A short biography of Olga Taratuta the “grandmother” of the Russian anarchist movement and a founder of the Anarchist Black Cross.
“The Kharkov comrades, with the heroic personality of Olga Taratuta at their head, had all served the Revolution, fought on its fronts, endured punishment from the Whites, persecution and imprisonment by the Bolsheviki. Nothing had daunted their revolutionary ardour and anarchist faith.” Living My Life, Emma Goldman
Elka Ruvinskaia was born in the village of Novodmitrovka near Kherson in the Ukraine on the 21st January 1876 (or possibly 1874 or 1878). Her family was Jewish and her father ran a small shop. After her studies she worked as a teacher. She was arrested for “political suspicion” in 1895. In 1897 she joined a Social Democrat group around the brothers A. and I. Grossman (who later became anarchists) in Elizavetgrad, and distributed their propaganda. In 1898-1901 she was a member of the Elizavetgrad committee of the Social-Democratic Party and the South Russian Union of Workers. In 1901 she fled abroad, living in Germany and Switzerland where she met Lenin and Plekhanov and worked for the paper Iskra.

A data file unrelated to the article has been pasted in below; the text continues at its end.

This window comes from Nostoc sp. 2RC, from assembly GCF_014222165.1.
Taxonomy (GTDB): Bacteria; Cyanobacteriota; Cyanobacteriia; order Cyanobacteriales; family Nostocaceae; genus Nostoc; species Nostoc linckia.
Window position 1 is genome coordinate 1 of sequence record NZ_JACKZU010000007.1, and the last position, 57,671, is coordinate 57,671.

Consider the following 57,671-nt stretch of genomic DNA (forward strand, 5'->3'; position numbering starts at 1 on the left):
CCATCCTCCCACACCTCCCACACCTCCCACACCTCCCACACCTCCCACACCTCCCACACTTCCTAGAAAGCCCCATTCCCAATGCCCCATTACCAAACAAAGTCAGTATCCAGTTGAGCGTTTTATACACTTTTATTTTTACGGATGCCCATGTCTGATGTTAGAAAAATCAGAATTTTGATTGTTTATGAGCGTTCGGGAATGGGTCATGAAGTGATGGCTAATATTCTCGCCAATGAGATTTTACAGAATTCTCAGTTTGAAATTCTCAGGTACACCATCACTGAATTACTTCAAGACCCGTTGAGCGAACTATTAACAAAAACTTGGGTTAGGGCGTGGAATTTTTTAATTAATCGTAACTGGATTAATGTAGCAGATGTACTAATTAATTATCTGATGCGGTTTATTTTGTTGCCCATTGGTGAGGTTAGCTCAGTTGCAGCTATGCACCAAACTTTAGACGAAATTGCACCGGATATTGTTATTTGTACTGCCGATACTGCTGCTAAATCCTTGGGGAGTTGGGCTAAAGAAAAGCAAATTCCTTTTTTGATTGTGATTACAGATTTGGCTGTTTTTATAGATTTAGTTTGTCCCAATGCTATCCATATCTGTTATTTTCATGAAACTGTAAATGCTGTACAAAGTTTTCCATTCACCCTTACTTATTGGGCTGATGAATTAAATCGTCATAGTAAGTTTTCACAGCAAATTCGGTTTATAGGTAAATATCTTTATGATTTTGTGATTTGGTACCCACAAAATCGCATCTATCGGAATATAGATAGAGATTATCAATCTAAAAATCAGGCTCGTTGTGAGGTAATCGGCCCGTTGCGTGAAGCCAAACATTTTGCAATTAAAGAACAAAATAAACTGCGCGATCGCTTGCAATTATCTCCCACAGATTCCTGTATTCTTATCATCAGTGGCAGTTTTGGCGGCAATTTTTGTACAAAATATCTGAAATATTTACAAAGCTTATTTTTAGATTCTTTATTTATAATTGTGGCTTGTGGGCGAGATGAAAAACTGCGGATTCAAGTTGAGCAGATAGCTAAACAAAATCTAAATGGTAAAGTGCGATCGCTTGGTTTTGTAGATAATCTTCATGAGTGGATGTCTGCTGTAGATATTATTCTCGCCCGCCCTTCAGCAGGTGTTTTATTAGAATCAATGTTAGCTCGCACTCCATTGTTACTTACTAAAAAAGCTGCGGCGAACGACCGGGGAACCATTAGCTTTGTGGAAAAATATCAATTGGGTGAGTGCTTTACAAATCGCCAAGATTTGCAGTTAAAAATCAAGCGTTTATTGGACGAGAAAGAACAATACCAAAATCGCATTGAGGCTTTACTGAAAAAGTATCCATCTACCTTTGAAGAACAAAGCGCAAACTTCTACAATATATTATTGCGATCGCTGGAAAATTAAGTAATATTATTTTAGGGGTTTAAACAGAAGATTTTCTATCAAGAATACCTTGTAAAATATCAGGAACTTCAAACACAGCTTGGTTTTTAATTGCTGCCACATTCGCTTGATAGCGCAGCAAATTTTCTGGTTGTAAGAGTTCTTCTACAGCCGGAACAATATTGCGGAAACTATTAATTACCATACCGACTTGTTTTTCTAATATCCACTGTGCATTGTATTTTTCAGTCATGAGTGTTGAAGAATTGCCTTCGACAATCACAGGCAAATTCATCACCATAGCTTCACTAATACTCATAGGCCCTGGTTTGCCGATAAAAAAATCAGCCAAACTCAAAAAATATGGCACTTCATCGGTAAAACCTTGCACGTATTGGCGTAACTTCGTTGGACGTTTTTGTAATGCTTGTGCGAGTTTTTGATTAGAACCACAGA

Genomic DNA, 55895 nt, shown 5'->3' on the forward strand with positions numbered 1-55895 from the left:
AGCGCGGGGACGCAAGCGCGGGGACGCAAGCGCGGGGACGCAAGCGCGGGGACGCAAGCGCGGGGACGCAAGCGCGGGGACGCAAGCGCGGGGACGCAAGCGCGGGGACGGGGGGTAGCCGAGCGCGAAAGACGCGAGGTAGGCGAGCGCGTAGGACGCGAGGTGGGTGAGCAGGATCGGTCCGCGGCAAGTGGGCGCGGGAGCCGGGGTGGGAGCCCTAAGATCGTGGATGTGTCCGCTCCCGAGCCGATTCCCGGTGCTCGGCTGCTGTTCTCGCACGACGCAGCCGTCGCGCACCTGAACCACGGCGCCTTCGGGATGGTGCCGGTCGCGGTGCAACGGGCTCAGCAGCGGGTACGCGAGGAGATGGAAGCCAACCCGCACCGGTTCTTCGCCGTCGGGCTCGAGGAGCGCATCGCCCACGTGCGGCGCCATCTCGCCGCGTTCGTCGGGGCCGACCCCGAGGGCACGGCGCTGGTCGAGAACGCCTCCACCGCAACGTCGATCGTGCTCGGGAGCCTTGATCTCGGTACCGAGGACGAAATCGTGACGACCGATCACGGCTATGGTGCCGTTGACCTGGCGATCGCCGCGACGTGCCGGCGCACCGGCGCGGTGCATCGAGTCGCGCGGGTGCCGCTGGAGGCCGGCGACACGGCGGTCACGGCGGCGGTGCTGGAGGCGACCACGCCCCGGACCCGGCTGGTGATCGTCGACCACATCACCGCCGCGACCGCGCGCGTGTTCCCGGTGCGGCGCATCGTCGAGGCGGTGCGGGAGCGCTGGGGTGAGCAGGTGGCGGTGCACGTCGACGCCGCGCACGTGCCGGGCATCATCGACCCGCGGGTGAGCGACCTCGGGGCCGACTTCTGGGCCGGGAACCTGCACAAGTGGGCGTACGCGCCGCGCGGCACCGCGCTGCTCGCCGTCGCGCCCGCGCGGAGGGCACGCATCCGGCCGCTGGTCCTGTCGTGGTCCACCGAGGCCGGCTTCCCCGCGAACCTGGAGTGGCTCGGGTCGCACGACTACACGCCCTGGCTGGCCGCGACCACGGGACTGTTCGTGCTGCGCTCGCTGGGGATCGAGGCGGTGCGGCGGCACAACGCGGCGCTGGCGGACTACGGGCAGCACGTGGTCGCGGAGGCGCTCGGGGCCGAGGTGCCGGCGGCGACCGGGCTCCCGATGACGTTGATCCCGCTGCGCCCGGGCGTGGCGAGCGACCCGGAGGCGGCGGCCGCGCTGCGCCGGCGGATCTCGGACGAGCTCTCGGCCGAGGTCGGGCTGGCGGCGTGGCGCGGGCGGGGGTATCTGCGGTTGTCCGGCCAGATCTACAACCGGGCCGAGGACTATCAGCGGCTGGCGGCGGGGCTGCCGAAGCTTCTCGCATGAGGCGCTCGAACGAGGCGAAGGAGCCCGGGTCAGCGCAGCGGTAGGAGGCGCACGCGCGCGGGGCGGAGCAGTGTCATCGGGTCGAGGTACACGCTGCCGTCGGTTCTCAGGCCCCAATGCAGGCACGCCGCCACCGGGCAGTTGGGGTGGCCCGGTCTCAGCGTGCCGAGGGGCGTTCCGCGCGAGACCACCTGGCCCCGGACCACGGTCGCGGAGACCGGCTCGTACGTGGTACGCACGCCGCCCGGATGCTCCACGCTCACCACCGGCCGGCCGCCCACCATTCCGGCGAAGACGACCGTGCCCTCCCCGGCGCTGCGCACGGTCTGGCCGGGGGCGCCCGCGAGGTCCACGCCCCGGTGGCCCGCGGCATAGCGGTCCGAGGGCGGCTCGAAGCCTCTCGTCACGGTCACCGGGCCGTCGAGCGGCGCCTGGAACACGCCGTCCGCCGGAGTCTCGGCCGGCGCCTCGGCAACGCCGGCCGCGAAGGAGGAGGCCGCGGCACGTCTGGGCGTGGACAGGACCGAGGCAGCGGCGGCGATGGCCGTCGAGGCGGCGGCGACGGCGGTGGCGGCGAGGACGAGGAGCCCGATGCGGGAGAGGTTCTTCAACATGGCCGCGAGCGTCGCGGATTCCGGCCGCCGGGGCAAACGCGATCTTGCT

In 1903 In Switzerland she became an anarchist-communist. In 1904 she returned to Odessa and joined the group Without Compromise which was made up of anarchists and disciples of the Polish socialist Machajski. She was arrested in April 1904 and in the autumn was freed for lack of evidence. She then joined the Odessa Workers Group of Anarchist Communists which distributed propaganda and organised workers’ circles. She began to acquire a reputation as one of the most outstanding anarchists in Russia. She used the pseudonym Babushka (Granny) – a strange alias considering she was still only around thirty!
At the beginning of October 1905 she was arrested again but was again released with the October amnesty. She joined the Battle Detachment of the South Russian Group of Anarchist Communists which used the tactic of “motiveless terror”- that is attacks on institutions and representatives of the autocratic regime rather than particular targeted individuals . She helped prepare the notorious attack on the Libman café in December 1905. She was arrested and sentenced to17 years imprisonment in 1906 She escaped from prison on 15th December and fled to Moscow. In December 1906 she joined the Moscow anarchist-communist organisation Buntar (Rebel) and agitated in the workplaces. After the arrest of group members in March 1907 she and some others fled to Switzerland where they edited a paper of the same name.
In autumn 1907 Olga returned to Ekaterinoslav and Kiev and after moved on to Odessa. She prepared an attentat against general A.V.Kaulbars, the commander of the Odessa military region, and against general Tolmachov governor of Odessa and an explosion at the Odessa tribunal.